TAPPER: We're back with our politics lead and continuing our conversation with Democratic Governor Gavin Newsom of California.

Governor, thanks so much for staying with us.

Just one more question on the schools issue. What is the reason that they're not open? Is it because you haven't been able -- or the school districts haven't been able to provide the mitigation efforts with the masks and the ventilation?

Is it because of teacher's very understandable fears that they're going to get coronavirus, even if it doesn't hit kids as much, and their unions are standing up for them, and in some - the view of some people, preventing this from happening? Like, what's the biggest impediment?

NEWSOM: Yeah, I think it's a combination of all of those factors. Just consider the size, scope and scale of California. We have 1,000 plus school districts, 11,000 plus schools in this state. It's unlike any other system in the United States.

And so, in each and every one of those circumstances, each and every district, you have unique challenges, unique criteria of consideration that we have to first overcome -- fear, doubt, and anxiety. People that are obviously concerned -- not only teachers are concerned, but custodial staff is concerned, and, obviously, parents are still concerned.

But, look, we provided three months of free PPE. We put up $6.6 billion to address learning loss issues related to ventilation. We were the first state in America to get a waiver from the federal government just recently to provide testing through Medicaid and through our Medi-Cal system to low-income students, and we prioritized our teachers, 10 percent priority off the top for teachers to get vaccinated as well as educators.

And so, we think we're overcoming that. And it's like a muscle, people have to start the small cohorts, TK to two, three to six, and then six to 12. And we're going to start seeing this move pretty quickly.

But here, Jake, and forgive me for extending this, here's the critical point. We gave the money to reimagine the school year and to continue - to continue the prospect of looking into the summer a little bit differently and moving away from the agrarian calendar, looking at the school day differently.

We gave them the - the flexibility and resources. You add that to $16 billion coming from the federal government, I'm confident you're going to see things move pretty quickly here.

TAPPER: Well, I hope so, because, as you know, the emotional and psychological damage, the kids that are dropping out of school all together because of remote education is - is exacting its own health toll.

NEWSOM: That's right.

TAPPER: I want to talk about the situation on the border. There are more than 4,000 unaccompanied migrant children in Border Patrol facilities. I'm not sure how much this is affecting California versus other border states. Do you consider this a crisis?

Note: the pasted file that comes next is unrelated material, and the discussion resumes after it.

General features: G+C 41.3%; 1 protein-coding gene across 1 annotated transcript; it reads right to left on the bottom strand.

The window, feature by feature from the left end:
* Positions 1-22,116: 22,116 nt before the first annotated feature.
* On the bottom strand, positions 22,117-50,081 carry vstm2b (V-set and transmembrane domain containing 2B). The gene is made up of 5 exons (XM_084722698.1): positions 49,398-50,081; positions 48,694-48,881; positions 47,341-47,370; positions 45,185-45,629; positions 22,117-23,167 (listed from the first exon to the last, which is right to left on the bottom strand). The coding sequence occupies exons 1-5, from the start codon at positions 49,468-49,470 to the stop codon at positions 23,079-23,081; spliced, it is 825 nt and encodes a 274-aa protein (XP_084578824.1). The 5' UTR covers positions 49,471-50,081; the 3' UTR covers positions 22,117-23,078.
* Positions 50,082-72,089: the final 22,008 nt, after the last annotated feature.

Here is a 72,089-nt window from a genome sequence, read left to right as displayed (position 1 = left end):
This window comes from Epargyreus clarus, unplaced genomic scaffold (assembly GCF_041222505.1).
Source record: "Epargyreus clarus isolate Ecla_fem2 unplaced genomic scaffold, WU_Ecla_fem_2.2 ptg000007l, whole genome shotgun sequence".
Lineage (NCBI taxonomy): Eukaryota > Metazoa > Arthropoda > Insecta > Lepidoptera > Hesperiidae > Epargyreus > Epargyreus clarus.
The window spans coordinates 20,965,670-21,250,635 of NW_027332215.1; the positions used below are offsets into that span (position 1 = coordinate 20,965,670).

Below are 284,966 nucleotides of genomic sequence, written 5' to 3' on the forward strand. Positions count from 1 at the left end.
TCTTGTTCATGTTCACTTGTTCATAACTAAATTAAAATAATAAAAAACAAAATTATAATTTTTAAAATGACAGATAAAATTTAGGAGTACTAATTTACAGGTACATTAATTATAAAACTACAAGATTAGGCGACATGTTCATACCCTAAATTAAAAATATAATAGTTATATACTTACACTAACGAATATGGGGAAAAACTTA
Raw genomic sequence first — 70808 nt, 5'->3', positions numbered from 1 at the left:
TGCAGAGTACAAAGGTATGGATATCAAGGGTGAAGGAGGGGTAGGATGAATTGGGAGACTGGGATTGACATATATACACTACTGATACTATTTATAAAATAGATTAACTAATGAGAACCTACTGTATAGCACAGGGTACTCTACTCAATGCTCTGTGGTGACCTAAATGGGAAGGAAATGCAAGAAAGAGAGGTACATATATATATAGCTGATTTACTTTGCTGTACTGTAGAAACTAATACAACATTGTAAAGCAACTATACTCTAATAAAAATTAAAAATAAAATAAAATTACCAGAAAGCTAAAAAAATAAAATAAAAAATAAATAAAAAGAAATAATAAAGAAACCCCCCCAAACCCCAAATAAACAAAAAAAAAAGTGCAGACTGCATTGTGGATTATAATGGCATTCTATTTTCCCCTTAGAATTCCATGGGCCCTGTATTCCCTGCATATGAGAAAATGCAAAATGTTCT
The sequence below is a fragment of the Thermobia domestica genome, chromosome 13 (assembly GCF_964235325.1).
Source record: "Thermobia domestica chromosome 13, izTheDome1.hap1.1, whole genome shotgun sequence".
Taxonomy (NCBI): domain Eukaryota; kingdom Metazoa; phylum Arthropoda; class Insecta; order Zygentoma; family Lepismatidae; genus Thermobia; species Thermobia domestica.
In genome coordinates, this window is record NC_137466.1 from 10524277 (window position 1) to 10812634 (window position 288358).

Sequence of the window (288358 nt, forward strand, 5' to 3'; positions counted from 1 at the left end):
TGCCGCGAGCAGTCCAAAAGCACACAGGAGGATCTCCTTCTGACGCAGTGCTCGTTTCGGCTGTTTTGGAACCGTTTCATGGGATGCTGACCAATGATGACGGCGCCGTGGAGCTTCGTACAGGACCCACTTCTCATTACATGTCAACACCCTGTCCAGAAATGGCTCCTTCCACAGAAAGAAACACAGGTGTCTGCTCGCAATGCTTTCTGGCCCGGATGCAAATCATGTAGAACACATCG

NEWSOM: It's going to become one unless we don't address it head on.

Look, just a few weeks ago, I put $30 million in emergency appropriation because we started to see activity on our border, the southern border here in California.

And while it's impacted, you're right, Texas disproportionately, we anticipate it impacting our border, and we wanted to get ahead of it.

Here's what we got ahead of, and here's what I continue to be concerned about. It's not only providing for safe accommodations for these asylum seekers, but we have a lot of people that weren't getting tested, and those that were being tested positive weren't getting isolated or quarantined. So we put up state money to provide to Jewish Family Services, Catholic Charities and other non-profits, wrap-around services and accommodations.

We'll do everything we can with an open hand, not a closed fist, to support the Biden administration. We are pleased to see them moving with FEMA, who are experts in logistics and can help, at least temporarily, with accommodations.

There's $100 million coming from the next stimulus. That should help, but it won't be enough, I think, to ultimately address what will be a mounting challenge through the summer.

And so, we are looking forward to engaging with the administration more collaboratively and closely, but this is a serious issue, and it's not a partisan issue. We've got to address it head-on.

TAPPER: Well, and there's - the increase in unaccompanied minors in the San Diego Sector is up something like 64 percent in the last year.

How much do you think this is because there's a new administration with more lenient border and immigration policies? How much is this because of the human - human rights crisis going on in Central America? What more does the Biden administration need do?

I remember during the Obama years, Secretary of Department of Homeland Security Jeh Johnson flew down to the triangle countries and said stop, stop letting these people come to our country, we can't handle it. It's a crisis, these people obviously fleeing poverty, fleeing human rights issues, fleeing violence in many cases. But he tried to keep it down there with aid, with other efforts.

What does Biden need to do?

NEWSOM: I did the same thing. I flew down to El Salvador to make the same case.

And at the end of the day, you've got to deal with root causes, issues related to the Northern Triangle, and to start re-engage and reinvest in that area.


By the way, when I was down there, we saw China investing extraordinary amounts of money for geopolitical benefit and for other benefits, and I think we also should be mindful of that just from an international perspective. But from a humanitarian perspective, we have a lot of work to do, but nothing more impactful or important than that illusory thing called comprehensive immigration reform.